# Combinatorics and Statistical Mechanics of Integer Partitions

## Abstract

**:**

## 1. Introduction

## 2. Microcanonical Ensemble of Partitions

#### 2.1. Microcanonical Table

#### 2.2. Multiplicity

#### 2.3. Microcanonical Probability

#### 2.4. Mean Distribution

## 3. Canonical Ensemble

#### 3.1. Canonical Probability

#### 3.2. Mean Canonical Distribution

## 4. A Random Walk in the Microcanonical Space: The Exchange Reaction

#### 4.1. Binary Exchange Reaction and Its Graph

- 1.
- It is bidirectional because the reverse of the exchange reaction is also a binary exchange reaction.
- 2.
- It is connected: starting from any configuration, it is always possible to reach through a series of exchange reactions a configuration with one cluster of size $M-N-1$ (giant cluster) plus $N-1$ monomers; the mass of the giant cluster can then be distributed to the other clusters to produce any other configuration of the ensemble. Therefore, any configuration can be reached from any other.
- 3.
- Every configuration is connected to $(M-N)(N-1)$ other configurations. The maximum number of units that can be transferred from a cluster with mass k is $k-1$ (cluster masses cannot be zero). The total number of units that are available for exchange within a configuration is $M-N$, and since each cluster may transfer mass any of the other $N-1$ clusters, the number of connections that depart from any configuration is $(M-N)(N-1)$.

#### 4.2. Random Walk on the Binary Exchange Reaction Graph

#### 4.3. Monte Carlo Sampling

## 5. Asymptotic Limit

#### 5.1. Microcanonical Thermodynamics

#### 5.2. Canonical Thermodynamics

## 6. Construction of the Selection Functional

## 7. Discussion

## 8. Conclusions

## Funding

## Institutional Review Board Statement

## Informed Consent Statement

## Data Availability Statement

## Conflicts of Interest

## References

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**Figure 1.**(

**Left**) Configurations undergoing an exchange reaction represent transitions that visit the space of configurations uniformly. A random walk on this space visits each configuration the same number of times. (

**Right**) The corresponding transitions between distributions visit each distribution $\mathbf{n}$ in proportion to its multinomial factor $\mathbf{n}!$.

**Figure 2.**Exchange reactions in the ensemble $M=7$, $N=5$, visit the 15 configurations of the ensemble in proportion to the cluster weight ${w}_{k}={k}^{\alpha}$. Configurations 1–5 represent distribution ${\mathbf{n}}_{A}=(4,1,1)$; Configurations 6–15 represent distribution ${\mathbf{n}}_{A}=(3,2,0)$ (configurations are numbered in the order they appear in Table 1). (

**a**) $\alpha =0$: all configurations are visited with equal probability; (

**b**) $\alpha =4$: configurations of distribution ${\mathbf{n}}_{A}$ are visited more frequently; (

**c**) configurations of distribution ${\mathbf{n}}_{B}$ are visited more frequently. Lines show the theoretical probability calculated as $P\left(\mathbf{n}\right)/\mathbf{n}!$, where $\mathbf{n}$ is the distribution of the clusters in the configuration.

**Figure 3.**(

**a**) Triangular distribution; (

**b**) bimodal distribution of two Gaussian distributions. Symbols are MC simulations of the exchange reaction with ${w}_{k}={f}_{k}$, where ${f}_{k}$ is the triangular or the bimodal distribution. In both cases, the simulation agrees very well with the corresponding distribution.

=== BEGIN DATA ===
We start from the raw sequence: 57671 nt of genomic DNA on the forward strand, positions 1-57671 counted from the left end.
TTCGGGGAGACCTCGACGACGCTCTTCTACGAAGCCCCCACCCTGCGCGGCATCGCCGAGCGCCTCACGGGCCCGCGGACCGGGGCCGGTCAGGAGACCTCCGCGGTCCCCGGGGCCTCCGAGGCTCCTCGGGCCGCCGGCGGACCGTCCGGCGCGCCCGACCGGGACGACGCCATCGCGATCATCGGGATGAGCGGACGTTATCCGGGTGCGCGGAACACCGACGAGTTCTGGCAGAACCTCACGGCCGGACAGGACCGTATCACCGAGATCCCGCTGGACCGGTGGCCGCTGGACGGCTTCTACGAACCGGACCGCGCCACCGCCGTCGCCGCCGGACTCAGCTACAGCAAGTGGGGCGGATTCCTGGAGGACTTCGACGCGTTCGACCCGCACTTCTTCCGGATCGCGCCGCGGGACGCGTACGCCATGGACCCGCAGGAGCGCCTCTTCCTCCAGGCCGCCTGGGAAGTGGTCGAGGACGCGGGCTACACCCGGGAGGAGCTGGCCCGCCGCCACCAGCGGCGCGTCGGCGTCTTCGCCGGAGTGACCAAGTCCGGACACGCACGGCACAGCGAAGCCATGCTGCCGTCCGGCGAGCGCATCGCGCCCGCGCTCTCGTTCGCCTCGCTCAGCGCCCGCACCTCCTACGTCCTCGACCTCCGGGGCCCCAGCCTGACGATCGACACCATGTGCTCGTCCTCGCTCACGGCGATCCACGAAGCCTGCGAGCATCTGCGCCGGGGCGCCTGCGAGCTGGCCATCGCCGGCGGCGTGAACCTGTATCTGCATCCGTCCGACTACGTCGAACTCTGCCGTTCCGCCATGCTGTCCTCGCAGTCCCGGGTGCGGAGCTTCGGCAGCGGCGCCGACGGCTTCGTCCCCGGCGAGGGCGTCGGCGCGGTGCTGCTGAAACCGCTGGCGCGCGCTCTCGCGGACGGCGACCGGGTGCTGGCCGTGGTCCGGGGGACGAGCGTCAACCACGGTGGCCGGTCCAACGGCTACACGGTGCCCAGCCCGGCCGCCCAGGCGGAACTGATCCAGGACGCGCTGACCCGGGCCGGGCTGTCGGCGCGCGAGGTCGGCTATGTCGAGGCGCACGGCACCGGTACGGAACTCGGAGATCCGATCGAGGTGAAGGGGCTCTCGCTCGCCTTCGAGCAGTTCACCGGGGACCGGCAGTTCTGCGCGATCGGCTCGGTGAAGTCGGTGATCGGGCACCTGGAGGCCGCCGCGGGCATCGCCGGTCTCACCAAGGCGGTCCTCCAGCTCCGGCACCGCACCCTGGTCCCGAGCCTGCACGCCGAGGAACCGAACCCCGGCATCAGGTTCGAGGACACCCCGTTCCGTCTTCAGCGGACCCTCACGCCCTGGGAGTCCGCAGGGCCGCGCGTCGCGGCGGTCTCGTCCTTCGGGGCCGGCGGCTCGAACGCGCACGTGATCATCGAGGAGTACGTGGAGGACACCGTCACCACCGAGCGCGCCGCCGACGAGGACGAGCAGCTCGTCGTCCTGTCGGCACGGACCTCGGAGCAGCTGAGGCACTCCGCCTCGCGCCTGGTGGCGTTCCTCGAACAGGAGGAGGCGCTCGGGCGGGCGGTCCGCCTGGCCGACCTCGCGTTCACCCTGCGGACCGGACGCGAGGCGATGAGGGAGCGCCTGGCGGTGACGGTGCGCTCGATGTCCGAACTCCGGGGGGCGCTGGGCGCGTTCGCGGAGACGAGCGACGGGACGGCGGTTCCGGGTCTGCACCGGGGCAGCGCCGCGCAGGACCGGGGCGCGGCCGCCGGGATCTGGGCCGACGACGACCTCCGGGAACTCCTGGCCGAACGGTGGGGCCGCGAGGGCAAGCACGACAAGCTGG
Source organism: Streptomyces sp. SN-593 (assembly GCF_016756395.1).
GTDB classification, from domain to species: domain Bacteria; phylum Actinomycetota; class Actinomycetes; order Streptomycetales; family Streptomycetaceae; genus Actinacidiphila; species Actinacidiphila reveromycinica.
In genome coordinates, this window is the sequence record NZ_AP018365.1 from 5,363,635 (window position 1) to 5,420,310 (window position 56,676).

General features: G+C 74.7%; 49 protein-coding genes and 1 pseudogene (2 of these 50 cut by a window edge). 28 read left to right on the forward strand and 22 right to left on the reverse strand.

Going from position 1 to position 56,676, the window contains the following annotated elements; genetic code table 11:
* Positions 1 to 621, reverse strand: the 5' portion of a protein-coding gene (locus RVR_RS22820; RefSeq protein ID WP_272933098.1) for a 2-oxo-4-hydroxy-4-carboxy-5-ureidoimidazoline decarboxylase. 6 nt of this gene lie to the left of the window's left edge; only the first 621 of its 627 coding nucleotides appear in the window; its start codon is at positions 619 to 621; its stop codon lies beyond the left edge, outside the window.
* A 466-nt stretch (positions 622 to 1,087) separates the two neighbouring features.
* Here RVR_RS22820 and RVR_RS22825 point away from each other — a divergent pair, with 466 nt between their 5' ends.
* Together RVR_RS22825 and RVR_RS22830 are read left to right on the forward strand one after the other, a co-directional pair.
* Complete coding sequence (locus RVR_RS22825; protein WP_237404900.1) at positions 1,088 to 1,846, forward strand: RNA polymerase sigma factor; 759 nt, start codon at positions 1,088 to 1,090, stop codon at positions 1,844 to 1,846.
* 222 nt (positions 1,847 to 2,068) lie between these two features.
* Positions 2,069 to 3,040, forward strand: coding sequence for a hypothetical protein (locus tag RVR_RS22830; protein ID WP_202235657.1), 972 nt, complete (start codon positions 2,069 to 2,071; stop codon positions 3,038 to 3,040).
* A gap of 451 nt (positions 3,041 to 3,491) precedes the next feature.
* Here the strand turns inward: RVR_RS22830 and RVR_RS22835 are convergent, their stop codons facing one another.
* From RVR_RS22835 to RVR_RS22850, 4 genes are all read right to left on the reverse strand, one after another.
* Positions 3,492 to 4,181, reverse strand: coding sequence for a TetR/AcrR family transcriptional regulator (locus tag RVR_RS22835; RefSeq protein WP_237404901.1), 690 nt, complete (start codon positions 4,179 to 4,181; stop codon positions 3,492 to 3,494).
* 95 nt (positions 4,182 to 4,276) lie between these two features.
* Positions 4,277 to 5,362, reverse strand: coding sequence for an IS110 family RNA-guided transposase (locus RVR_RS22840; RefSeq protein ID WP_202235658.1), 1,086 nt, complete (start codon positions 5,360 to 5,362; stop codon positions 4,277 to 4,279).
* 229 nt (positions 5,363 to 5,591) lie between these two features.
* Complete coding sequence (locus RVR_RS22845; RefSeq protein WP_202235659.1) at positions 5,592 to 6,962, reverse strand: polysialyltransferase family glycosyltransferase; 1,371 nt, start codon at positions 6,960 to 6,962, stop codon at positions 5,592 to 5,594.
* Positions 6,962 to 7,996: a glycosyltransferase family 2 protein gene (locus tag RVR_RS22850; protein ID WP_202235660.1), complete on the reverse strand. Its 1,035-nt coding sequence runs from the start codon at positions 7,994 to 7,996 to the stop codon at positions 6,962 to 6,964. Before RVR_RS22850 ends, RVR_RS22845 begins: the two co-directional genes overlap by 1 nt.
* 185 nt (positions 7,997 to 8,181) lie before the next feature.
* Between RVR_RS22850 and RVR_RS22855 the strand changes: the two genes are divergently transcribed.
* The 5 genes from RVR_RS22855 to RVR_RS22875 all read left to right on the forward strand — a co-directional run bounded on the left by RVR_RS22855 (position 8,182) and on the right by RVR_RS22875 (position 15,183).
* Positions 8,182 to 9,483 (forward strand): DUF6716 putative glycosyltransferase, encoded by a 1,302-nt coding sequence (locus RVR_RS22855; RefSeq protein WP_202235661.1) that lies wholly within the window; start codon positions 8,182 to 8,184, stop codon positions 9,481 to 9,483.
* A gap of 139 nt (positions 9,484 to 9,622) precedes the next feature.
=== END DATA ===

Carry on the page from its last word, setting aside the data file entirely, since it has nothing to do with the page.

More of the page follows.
**Table 1.**Microcanonical ensemble with $M=7$, $N=5$. (

**a**) Microcanonical table of configurations (${m}_{i}$ is the ith element of the configuration); (

**b**) list of distributions in the ensemble (${n}_{i}$ is the number of i-mers in the configuration). The table of distributions is a more concise representation of the ensemble of configurations with each distribution representing $\mathbf{n}!W\left(\mathbf{n}\right)$ distinct configurations.

(a) Configurations | ||||

m${}_{1}$ | m${}_{2}$ | m${}_{3}$ | m${}_{4}$ | m${}_{5}$ |

3 | 1 | 1 | 1 | 1 |

1 | 3 | 1 | 1 | 1 |

1 | 1 | 3 | 1 | 1 |

1 | 1 | 1 | 3 | 1 |

1 | 1 | 1 | 1 | 3 |

2 | 2 | 1 | 1 | 1 |

2 | 1 | 2 | 1 | 1 |

2 | 1 | 1 | 2 | 1 |

2 | 1 | 1 | 1 | 2 |

1 | 2 | 2 | 1 | 1 |

1 | 2 | 1 | 2 | 1 |

1 | 2 | 1 | 1 | 2 |

1 | 1 | 2 | 2 | 1 |

1 | 1 | 2 | 1 | 2 |

1 | 1 | 1 | 2 | 2 |

(b) Distributions | ||||

n${}_{1}$ | n${}_{2}$ | n${}_{3}$ | n${}_{4}$ | $\mathbf{n}\mathbf{!}$ |

4 | 0 | 1 | 0 | 5 |

3 | 2 | 0 | 0 | 10 |

**Table 2.**Canonical partitioning of microcanonical ensemble ${\mathcal{E}}_{M,N}$ with $M=7$, $N=5$. The shaded configurations form canonical ensemble ${\mathcal{C}}_{N-{N}^{\prime}|M,C}$ with ${N}^{\prime}=2$. The unshaded portion constitutes the complementary ensemble ${\mathcal{C}}_{N-{n}^{\prime}|M,N}$.

Canonical Configurations | ||||
---|---|---|---|---|

${\mathit{m}}_{\mathbf{1}}^{\prime}$ | ${\mathit{m}}_{\mathbf{2}}^{\prime}$ | ${\mathit{m}}_{\mathbf{1}}^{\u2033}$ | ${\mathit{m}}_{\mathbf{2}}^{\u2033}$ | ${\mathit{m}}_{\mathbf{3}}^{\u2033}$ |

1 | 1 | 3 | 1 | 1 |

1 | 1 | 1 | 3 | 1 |

1 | 1 | 1 | 1 | 3 |

1 | 1 | 2 | 2 | 1 |

1 | 1 | 2 | 1 | 2 |

1 | 1 | 1 | 2 | 2 |

2 | 1 | 2 | 1 | 1 |

2 | 1 | 1 | 2 | 1 |

2 | 1 | 1 | 1 | 2 |

1 | 2 | 2 | 1 | 1 |

1 | 2 | 1 | 2 | 1 |

1 | 2 | 1 | 1 | 2 |

2 | 2 | 1 | 1 | 1 |

3 | 1 | 1 | 1 | 1 |

1 | 3 | 1 | 1 | 1 |

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**MDPI and ACS Style**

Matsoukas, T.
Combinatorics and Statistical Mechanics of Integer Partitions. *Entropy* **2023**, *25*, 385.
https://doi.org/10.3390/e25020385

**AMA Style**

Matsoukas T.
Combinatorics and Statistical Mechanics of Integer Partitions. *Entropy*. 2023; 25(2):385.
https://doi.org/10.3390/e25020385

**Chicago/Turabian Style**

Matsoukas, Themis.
2023. "Combinatorics and Statistical Mechanics of Integer Partitions" *Entropy* 25, no. 2: 385.
https://doi.org/10.3390/e25020385